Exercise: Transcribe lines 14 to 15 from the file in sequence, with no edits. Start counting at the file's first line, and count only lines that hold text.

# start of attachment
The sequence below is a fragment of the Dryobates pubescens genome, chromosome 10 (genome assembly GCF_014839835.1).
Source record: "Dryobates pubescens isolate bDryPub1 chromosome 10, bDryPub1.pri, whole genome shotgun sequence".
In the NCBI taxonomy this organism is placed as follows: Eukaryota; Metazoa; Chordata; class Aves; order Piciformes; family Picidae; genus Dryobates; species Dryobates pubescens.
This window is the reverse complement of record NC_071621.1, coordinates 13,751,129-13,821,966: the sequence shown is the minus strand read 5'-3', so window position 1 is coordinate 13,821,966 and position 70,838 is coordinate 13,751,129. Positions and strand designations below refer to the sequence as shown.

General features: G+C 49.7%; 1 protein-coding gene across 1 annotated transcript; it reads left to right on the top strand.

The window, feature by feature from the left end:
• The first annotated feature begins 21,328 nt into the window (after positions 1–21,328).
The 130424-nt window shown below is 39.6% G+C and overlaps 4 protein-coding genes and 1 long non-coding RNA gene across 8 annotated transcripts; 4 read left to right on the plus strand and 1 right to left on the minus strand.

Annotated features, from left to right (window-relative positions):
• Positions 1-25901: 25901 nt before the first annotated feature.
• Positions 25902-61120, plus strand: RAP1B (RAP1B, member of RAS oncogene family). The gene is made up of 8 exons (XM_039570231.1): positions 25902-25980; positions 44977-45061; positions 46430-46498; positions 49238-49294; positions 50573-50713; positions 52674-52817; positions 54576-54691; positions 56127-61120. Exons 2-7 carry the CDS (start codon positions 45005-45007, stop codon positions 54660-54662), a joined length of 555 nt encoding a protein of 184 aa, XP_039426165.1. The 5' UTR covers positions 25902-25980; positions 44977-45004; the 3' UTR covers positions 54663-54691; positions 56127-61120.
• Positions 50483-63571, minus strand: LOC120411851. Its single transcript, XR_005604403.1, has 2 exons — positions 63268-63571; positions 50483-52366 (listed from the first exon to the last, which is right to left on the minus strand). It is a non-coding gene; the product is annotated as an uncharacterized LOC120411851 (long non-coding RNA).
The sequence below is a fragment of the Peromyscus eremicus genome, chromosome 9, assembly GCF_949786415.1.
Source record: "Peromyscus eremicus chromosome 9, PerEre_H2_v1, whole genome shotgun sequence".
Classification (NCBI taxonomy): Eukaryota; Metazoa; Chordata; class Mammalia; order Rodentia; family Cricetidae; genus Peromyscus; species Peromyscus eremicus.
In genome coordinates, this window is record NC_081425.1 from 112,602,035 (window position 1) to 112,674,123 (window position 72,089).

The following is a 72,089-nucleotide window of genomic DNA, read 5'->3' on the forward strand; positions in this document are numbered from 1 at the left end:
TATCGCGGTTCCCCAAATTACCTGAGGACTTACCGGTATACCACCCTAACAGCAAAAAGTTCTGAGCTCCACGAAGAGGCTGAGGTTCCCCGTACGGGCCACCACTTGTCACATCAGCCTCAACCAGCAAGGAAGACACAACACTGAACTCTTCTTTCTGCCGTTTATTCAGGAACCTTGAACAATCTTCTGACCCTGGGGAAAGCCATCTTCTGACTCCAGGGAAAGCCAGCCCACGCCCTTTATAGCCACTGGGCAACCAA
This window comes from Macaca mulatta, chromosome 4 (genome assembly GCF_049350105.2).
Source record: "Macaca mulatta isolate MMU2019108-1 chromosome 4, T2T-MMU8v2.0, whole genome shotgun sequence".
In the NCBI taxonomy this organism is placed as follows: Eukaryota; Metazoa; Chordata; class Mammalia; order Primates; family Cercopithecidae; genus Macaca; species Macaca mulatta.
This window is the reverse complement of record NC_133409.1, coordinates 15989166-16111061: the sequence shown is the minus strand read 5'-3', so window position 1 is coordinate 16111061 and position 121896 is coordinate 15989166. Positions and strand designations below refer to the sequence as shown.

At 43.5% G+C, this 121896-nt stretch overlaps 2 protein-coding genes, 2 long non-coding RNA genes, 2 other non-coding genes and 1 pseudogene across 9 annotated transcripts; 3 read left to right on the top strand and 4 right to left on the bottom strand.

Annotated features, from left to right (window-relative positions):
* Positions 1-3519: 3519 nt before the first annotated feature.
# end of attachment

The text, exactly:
Source record: "Peromyscus eremicus chromosome 9, PerEre_H2_v1, whole genome shotgun sequence".
Classification (NCBI taxonomy): Eukaryota; Metazoa; Chordata; class Mammalia; order Rodentia; family Cricetidae; genus Peromyscus; species Peromyscus eremicus.